Severe side effects include a low amount of potassium in the blood, an imbalance of body salts, extended muscle spasms, elevation of proteins in the urine, and an abnormal color of urine.

As with any medical treatment, it's wise to consider all of the potential risks and complications. But remember, relief from constipation is possible with minimal to no side effects.

Smart Chewing Helps Your Bowel Moving

As the well-known children's book by Taro Gomi states, "Everyone Poops." In fact, the average American adult male poops 360 pounds of fecal matter every year. Yet what if you're one of the 42 million people in the United States who struggle with constipation? Fortunately, there is help, and it is as close as your pantry. Here are four foods that can help your system get things moving more quickly.

Experts advise that we consume 25 grams of fiber every day to combat mild to severe constipation. One cup of kiwi provides one-fifth of that. Plus, it lacks the fructose of many fruits that cause bloating.

Sure, we all know "Beans, beans, the magical fruit..." but truly, they are rich in fiber (hello, constipation relief!) and versatile enough to blend with most meals.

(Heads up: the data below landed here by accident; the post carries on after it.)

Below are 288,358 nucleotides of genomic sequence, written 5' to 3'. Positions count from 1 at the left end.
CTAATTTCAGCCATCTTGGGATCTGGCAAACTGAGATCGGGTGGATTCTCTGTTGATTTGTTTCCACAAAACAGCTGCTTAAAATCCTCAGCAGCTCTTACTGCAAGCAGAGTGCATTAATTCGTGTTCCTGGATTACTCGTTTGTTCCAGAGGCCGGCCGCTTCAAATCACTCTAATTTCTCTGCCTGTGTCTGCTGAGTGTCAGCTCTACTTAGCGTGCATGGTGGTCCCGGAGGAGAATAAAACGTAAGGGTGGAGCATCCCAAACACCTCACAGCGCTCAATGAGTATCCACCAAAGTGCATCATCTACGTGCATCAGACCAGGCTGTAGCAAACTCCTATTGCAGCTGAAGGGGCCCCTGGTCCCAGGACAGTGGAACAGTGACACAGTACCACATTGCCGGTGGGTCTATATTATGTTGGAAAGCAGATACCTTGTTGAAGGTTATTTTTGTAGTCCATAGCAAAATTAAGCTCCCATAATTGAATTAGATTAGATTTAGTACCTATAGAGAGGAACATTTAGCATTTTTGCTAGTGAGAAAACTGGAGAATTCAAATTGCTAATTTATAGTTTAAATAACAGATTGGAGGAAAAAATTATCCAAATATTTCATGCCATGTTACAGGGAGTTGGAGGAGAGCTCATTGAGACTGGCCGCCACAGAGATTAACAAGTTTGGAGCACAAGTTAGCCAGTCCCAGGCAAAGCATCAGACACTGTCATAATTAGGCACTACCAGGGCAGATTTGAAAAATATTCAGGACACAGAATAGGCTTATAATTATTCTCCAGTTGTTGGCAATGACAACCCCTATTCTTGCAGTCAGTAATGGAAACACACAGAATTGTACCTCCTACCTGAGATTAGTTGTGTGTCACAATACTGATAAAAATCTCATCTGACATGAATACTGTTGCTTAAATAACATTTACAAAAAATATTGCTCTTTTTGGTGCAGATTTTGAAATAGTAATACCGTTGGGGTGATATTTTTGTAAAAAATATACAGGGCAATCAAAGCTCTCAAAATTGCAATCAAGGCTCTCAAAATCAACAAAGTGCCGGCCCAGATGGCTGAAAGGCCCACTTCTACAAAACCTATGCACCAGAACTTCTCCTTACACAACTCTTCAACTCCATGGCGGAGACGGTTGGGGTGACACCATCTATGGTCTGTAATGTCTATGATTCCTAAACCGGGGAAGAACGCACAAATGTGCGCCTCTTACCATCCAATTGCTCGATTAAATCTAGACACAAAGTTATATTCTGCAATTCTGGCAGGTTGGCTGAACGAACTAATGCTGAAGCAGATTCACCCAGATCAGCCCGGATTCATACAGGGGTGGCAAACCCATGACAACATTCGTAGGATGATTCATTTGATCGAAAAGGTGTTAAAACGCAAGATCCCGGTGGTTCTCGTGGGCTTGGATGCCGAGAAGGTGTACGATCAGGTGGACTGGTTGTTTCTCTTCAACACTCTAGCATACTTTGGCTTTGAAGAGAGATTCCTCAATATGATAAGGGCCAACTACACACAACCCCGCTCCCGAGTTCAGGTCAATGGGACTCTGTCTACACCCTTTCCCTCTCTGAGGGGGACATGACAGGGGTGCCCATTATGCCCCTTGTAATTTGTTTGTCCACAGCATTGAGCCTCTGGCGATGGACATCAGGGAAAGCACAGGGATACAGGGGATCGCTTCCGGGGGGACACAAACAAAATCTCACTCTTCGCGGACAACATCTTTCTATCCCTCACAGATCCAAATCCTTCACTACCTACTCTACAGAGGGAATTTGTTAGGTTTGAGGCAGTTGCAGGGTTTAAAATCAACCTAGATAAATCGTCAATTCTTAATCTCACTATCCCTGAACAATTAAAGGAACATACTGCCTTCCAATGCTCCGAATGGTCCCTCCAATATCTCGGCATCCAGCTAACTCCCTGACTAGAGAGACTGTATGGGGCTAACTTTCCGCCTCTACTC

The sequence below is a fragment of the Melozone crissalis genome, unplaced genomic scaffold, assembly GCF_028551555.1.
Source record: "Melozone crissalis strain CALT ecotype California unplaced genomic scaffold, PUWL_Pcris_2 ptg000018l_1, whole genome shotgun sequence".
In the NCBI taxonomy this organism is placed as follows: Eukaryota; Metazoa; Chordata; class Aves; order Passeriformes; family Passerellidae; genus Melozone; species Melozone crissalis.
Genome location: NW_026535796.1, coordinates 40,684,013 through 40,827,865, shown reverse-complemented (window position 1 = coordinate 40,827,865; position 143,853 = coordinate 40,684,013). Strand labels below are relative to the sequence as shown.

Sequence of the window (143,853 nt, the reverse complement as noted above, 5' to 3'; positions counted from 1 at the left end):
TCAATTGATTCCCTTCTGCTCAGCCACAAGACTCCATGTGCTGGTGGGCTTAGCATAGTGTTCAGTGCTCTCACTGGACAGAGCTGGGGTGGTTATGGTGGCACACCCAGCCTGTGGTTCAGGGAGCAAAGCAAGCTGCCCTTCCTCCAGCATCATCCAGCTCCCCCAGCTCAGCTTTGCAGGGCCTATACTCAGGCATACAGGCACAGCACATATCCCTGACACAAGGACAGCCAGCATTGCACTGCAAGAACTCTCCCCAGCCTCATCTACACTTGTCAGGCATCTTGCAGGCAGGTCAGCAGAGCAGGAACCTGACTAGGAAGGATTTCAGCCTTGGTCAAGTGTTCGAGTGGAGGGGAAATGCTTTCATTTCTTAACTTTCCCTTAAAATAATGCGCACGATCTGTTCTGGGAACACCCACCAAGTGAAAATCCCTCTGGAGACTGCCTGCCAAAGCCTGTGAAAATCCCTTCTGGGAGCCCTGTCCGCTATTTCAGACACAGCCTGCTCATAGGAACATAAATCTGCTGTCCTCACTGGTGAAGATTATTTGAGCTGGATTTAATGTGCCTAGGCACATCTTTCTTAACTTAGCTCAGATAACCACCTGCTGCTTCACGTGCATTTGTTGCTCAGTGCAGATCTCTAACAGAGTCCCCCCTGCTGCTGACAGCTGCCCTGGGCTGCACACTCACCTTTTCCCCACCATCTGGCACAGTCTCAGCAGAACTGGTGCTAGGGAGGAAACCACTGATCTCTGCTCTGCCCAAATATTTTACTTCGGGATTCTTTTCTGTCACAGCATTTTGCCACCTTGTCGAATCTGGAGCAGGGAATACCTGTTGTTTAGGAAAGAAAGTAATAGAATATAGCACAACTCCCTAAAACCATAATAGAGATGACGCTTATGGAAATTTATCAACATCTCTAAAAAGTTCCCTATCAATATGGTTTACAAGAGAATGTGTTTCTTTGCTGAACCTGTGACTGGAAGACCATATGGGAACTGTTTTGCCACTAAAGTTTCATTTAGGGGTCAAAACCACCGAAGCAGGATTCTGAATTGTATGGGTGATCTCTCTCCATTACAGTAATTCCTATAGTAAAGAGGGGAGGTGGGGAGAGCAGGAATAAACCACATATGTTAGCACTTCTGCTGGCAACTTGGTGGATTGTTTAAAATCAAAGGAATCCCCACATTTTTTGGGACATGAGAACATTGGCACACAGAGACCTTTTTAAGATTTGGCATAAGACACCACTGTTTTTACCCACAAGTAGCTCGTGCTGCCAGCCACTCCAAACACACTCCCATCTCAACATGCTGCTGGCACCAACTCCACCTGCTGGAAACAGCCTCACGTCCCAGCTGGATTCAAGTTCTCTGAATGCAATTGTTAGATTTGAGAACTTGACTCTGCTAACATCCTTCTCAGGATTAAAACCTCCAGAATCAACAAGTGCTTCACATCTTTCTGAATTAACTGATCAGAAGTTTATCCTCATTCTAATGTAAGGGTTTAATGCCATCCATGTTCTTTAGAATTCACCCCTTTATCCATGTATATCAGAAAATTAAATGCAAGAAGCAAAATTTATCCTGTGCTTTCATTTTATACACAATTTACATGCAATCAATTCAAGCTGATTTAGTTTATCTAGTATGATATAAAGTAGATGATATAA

Opt for some plain air-popped or healthy microwave popcorn to increase your dietary fiber. The added whole grains are a super effective strategy for constipation relief.

Eaten raw, broccoli is the superstar of fiber. Low on calories, high on nutrients, and packed with fiber, this should be a go-to food for anyone dealing with constipation.

Foods to Savor to Do Your Gut a Favor

If you are suffering from severe constipation, you may be looking for any help you can get. Conventional laxatives can provide some constipation relief, but you can also try to relieve constipation naturally. Dietary fiber can do the trick safely and effectively by increasing the bulk of your stool and helping it move faster through the intestines.

High Fiber Foods to Choose
Focusing on high-fiber foods can help you fight severe constipation, and improve your overall diet, too. These are some high-fiber foods that can help relieve constipation.
  • Vegetables, such as broccoli, winter squash, artichokes, brussels sprouts, spinach, tomatoes, and eggplant.
  • Fruit, such as berries, apples, pears, oranges, and prunes.
  • Whole grains, such as oatmeal, brown rice, bulgur, whole wheat bread, and whole grain breakfast cereal.
  • Legumes, such as garbanzo, navy, pinto, and other beans, split peas, and lentils.
  • Peanuts and nuts, such as almonds, pecans, pistachio nuts, hazelnuts, and macadamia nuts.

Increase your fiber intake only gradually to reduce side effects such as cramping and gas. Also, be sure to drink plenty of water.

Get Moving to Move Your Bowels Too